(Onagra biennis; Qenothera biennis of Gray) Evening-primrose


Flowers - Yellow, fragrant, opening at evening, 1 to 2 in.

across, borne in terminal leafy-bracted spikes. Calyx tube

slender, elongated, gradually enlarged at throat, the 4-pointed

lobes bent backward; corolla of 4 spreading petals; 8 stamens; 1

pistil; the stigma 4-cleft. Stem: Erect, wand-like, or branched,

to 1 to 5 ft. tall, rarely higher, leafy. Leaves: Alternate,

lance-shaped, mostly seated on stem, entire, or obscurely


Preferred Habitat - Roadsides, dry fields, thickets,


Flowering Season - June-October.

Distribution - Labrador to the Gulf of Mexico, west to the Rocky


Like a ballroom beauty, the evening primrose has a jaded,

bedraggled appearance by day when we meet it by the dusty

roadside, its erect buds, fading flowers from last night's

revelry, wilted ones of previous dissipations, and hairy oblong

capsules, all crowded together among the willow-like leaves at

the top of the rank growing plant. But at sunset a bud begins to

expand its delicate petals slowly, timidly - not suddenly and

with a pop, as the evening primrose of the garden does.

Now, its fragrance, that has been only faintly perceptible during

the day, becomes increasingly powerful. Why these blandishments

at such an hour? Because at dusk, when sphinx moths, large and

small, begin to fly (see Jamestown weed), the primrose's special

benefactors are abroad. All these moths, whose length of tongue

has kept pace with the development of the tubes of certain white

and yellow flowers dependent on their ministrations, find such

glowing like miniature moons for their special benefit, when

blossoms of other hues have melted into the deepening darkness.

If such have fragrance, they prepare to shed it now. Nectar is

secreted in tubes so deep and slender that none but the moths'

long tongues can drain the last drop. An exquisite, little,

rose-pink twilight flyer, his wings bordered with yellow,

flutters in ecstasy above the evening primrose's freshly opened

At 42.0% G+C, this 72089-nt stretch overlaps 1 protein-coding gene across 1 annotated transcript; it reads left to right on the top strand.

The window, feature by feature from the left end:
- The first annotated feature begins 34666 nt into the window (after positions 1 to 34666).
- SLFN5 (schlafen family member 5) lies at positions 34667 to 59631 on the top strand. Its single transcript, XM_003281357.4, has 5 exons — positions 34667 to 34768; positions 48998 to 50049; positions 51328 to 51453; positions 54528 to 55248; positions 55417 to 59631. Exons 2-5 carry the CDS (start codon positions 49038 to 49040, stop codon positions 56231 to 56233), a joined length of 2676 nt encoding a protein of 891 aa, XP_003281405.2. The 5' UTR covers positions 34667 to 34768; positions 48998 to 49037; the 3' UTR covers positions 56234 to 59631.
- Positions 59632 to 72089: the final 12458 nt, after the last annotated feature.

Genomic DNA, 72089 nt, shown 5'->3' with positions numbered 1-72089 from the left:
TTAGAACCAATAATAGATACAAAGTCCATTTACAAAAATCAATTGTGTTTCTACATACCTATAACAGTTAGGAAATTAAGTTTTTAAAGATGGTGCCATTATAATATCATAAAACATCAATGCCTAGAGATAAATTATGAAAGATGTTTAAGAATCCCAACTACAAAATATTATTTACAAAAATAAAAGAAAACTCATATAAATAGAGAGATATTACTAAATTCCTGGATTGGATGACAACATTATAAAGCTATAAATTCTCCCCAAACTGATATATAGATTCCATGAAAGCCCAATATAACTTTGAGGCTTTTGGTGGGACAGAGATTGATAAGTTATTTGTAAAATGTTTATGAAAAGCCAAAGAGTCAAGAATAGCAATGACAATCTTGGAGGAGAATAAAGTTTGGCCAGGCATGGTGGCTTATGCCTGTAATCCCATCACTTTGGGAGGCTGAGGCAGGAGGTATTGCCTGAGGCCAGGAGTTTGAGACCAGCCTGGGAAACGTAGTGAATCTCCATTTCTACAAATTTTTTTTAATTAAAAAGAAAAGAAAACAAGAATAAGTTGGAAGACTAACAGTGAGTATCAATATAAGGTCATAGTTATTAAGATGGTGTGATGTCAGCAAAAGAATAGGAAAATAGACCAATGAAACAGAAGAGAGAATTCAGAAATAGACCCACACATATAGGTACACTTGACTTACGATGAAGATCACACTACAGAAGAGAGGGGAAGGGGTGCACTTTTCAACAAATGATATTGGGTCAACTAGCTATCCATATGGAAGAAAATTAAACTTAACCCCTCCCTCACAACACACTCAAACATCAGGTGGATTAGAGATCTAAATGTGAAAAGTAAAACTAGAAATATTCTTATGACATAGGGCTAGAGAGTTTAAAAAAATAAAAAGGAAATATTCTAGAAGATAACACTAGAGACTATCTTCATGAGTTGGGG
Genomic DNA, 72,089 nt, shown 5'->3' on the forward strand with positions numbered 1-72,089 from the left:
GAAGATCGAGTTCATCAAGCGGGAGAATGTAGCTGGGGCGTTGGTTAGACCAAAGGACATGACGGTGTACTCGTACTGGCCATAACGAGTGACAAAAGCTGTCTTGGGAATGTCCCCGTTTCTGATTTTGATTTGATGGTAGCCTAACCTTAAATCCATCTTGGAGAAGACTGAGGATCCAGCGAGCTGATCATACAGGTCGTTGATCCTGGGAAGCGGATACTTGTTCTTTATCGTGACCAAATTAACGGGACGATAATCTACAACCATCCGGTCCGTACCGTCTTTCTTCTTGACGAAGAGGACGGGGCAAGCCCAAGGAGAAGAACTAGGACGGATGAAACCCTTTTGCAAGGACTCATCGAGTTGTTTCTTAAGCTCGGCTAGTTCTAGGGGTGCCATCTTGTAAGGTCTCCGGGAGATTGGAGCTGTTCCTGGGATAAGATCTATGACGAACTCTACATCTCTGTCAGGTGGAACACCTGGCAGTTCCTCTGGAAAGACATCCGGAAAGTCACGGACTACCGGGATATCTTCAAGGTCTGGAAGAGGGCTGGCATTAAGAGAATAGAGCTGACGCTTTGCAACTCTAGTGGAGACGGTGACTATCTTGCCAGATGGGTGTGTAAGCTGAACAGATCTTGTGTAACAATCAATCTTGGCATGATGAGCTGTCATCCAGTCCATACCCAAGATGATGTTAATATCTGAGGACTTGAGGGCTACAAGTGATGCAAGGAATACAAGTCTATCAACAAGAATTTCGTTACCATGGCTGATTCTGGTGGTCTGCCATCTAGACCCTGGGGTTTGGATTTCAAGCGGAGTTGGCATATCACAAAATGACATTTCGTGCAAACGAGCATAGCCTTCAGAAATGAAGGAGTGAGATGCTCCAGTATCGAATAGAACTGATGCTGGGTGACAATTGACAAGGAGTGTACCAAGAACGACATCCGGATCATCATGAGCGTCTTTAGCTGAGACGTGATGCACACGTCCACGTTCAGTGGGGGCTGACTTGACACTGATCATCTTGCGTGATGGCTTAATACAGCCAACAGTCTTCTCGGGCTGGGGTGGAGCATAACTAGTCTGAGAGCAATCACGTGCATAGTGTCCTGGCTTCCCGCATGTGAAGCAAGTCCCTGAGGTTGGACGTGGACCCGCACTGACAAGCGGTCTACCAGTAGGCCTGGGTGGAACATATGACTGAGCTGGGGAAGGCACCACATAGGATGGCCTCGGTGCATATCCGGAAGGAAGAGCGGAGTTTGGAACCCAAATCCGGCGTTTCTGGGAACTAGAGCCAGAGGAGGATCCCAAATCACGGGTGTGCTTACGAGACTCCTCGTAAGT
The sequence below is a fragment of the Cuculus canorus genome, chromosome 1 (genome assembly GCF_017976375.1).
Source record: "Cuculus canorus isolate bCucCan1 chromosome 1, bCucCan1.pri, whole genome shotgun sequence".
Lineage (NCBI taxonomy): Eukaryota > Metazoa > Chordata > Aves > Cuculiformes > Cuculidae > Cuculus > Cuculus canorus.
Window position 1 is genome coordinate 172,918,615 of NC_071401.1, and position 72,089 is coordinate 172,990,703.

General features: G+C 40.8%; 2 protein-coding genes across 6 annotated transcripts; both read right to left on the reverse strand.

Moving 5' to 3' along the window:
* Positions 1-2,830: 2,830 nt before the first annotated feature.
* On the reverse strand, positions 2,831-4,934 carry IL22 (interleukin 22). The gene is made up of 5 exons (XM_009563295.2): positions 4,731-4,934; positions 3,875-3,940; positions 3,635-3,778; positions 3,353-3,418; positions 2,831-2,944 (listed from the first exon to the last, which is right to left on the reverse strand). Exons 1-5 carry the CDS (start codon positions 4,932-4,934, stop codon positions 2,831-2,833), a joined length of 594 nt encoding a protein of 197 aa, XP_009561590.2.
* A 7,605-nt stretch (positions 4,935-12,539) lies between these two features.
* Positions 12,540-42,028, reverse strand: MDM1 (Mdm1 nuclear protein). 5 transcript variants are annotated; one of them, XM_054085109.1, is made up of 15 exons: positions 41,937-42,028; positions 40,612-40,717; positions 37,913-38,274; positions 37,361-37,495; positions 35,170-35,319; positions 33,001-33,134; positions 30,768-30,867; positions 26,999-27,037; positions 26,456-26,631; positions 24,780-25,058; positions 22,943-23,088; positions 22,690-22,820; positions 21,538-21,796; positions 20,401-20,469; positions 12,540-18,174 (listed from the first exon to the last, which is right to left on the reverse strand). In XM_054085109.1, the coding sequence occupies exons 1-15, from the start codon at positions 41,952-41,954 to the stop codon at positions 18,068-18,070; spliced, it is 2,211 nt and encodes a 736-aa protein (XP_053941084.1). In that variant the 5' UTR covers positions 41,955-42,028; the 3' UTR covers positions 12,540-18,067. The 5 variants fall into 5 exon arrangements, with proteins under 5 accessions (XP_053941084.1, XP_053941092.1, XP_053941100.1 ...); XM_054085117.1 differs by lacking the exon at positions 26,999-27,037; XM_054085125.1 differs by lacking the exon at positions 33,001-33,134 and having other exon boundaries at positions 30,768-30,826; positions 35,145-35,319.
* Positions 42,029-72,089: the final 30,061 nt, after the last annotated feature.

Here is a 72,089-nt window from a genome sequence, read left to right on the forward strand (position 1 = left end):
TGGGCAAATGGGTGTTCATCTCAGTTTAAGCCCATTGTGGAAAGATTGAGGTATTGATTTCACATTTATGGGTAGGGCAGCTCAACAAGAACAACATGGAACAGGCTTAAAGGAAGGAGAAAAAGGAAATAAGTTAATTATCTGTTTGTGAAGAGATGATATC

flowers, transferring in his rapid flight some of their abundant,

sticky pollen that hangs like a necklace from the outstretched

filaments. By day one may occasionally find a little fellow

asleep in a wilted blossom, which serves him as a tent, under

whose flaps the brightest bird eye rarely detects a dinner. After

a single night's dissipation the corolla wilts, hangs a while,

then drops from the maturing capsule as if severed with a sharp

knife. Few flowers, sometimes only one opens on a spike on a

given evening - a plan to increase the chances of

cross-fertilization between distinct plants; but there is a very

long succession of bloom. If a flower has not been pollenized

during the night it remains open a while in the morning.

Bumblebees now hurry in, and an occasional hummingbird takes a

sip of nectar. Toward the end of summer, when so much seed has

been set that the flower can afford to be generous, it distinctly

changes its habit and keeps open house all day.

During our winter walks we shall see close against the ground the

rosettes of year-old evening primrose plants - exquisitely

symmetrical, complex stars from whose center the flower stalks of

another summer will arise.

Floriform sunshine bursts forth from roadsides, fields, and

prairies when the COMMON SUNDROPS (Kneiffia fructicosa; formerly

Qenothera fructicosa) - is in flower. It is first cousin to the

similar evening primrose of taller, ranker growth. Often only one

blossom on a stalk expands at a time, to increase the chances of

cross-fertilization between distinct plants; but where colonies

grow it is a conspicuous acquaintance, for its large, bright

yellow corollas remain open all day. Bumblebees with their long

tongues, and some butterflies, drain the deeply hidden nectar;

smaller visitors get some only when it wells up high in the tube.

As the stigma surpasses the anthers, self-fertilization is

impossible unless an insect blunders by alighting elsewhere than

on the lower side, where the stigma is purposely turned to be

rubbed against his pollen-laden ventral surface when he settles

on a blossom. Unable to reach the nectar, mining and leaf-cutter

bees, wasps, flower flies, and beetles visit it for the abundant

pollen; and the common little white cabbage butterfly (Pieris

protodice) sucks here constantly. The capsules of the sundrops

are somewhat club-shaped and four-winged, angled above, with four

intervening ribs between. Range from Nova Scotia to Georgia, west

beyond the Mississippi.

A similar, but smaller, diurnal species (K. pumilla), likewise

found blooming in dry soil from June to August, has a more

westerly range North and South.